FAA orders stepped-up inspections of Boeing 777s after United engine failure

FAA orders stepped-up inspections of Boeing 777s after United engine failure

FAA orders stepped-up inspections of Boeing 777s after United engine failure

FILE PHOTO: United Airlines flight UA328, carrying 231 passengers and 10 crew on board, returns to Denver International Airport with its starboard engine on fire after it called a Mayday alert, over Denver, Colorado, U.S. February 20, 2021. Hayden Smith/@speedbird5280/Handout via REUTERS/File Photo

WASHINGTON (Reuters) – The U.S. Federal Aviation Administration said on Sunday it is issuing an emergency airworthiness directive following an engine failure of a United Boeing 777 in Denver, requiring immediate or stepped-up inspections of similar planes.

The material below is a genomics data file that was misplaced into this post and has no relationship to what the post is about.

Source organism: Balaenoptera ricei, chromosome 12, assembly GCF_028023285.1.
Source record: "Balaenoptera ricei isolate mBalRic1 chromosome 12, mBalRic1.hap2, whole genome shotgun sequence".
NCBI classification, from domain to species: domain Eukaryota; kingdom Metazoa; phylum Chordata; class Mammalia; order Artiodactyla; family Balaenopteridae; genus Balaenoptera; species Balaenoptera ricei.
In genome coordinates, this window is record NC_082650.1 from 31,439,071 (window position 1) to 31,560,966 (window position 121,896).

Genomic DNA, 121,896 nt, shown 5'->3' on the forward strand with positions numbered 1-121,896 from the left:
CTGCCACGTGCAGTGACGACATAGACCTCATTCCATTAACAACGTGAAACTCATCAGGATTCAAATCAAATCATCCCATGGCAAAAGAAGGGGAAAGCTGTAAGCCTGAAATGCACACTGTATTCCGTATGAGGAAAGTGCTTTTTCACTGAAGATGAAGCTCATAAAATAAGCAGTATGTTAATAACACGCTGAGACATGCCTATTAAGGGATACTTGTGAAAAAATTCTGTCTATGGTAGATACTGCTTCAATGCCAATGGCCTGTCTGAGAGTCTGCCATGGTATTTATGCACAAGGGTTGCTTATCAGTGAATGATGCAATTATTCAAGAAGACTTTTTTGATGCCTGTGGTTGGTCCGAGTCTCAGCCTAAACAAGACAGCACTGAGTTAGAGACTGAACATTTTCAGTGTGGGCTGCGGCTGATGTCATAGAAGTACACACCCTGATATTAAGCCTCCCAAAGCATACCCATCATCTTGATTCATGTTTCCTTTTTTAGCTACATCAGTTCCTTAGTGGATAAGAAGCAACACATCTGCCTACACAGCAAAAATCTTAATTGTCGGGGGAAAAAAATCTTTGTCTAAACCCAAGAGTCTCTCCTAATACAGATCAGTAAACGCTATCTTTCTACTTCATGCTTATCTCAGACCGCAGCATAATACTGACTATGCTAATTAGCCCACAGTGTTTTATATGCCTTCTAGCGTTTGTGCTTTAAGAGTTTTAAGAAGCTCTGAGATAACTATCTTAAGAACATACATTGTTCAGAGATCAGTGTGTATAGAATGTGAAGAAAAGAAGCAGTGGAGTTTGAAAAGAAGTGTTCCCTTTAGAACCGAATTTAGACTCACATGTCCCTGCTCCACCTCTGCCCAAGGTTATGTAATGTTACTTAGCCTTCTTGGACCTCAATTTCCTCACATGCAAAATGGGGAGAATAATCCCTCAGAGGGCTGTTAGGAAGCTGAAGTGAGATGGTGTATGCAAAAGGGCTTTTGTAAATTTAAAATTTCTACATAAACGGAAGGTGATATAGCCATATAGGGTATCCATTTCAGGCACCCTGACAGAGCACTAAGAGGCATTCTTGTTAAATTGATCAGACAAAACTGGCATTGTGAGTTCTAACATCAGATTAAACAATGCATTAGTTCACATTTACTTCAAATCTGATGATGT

FAA Administrator Steve Dickson said in a statement late Sunday the directive covers Boeing 777 airplanes equipped with certain Pratt & Whitney PW4000 engines and it “will likely mean that some airplanes will be removed from service.”

Dickson said the initial review of Saturday’s engine failure shows “inspection interval should be stepped up for the hollow fan blades that are unique to this model of engine, used solely on Boeing 777 airplanes.”

United is the only U.S. operator with the PW4000 engine type in its fleet.

Reporting by David Shepardson; Editing by Sam Holmes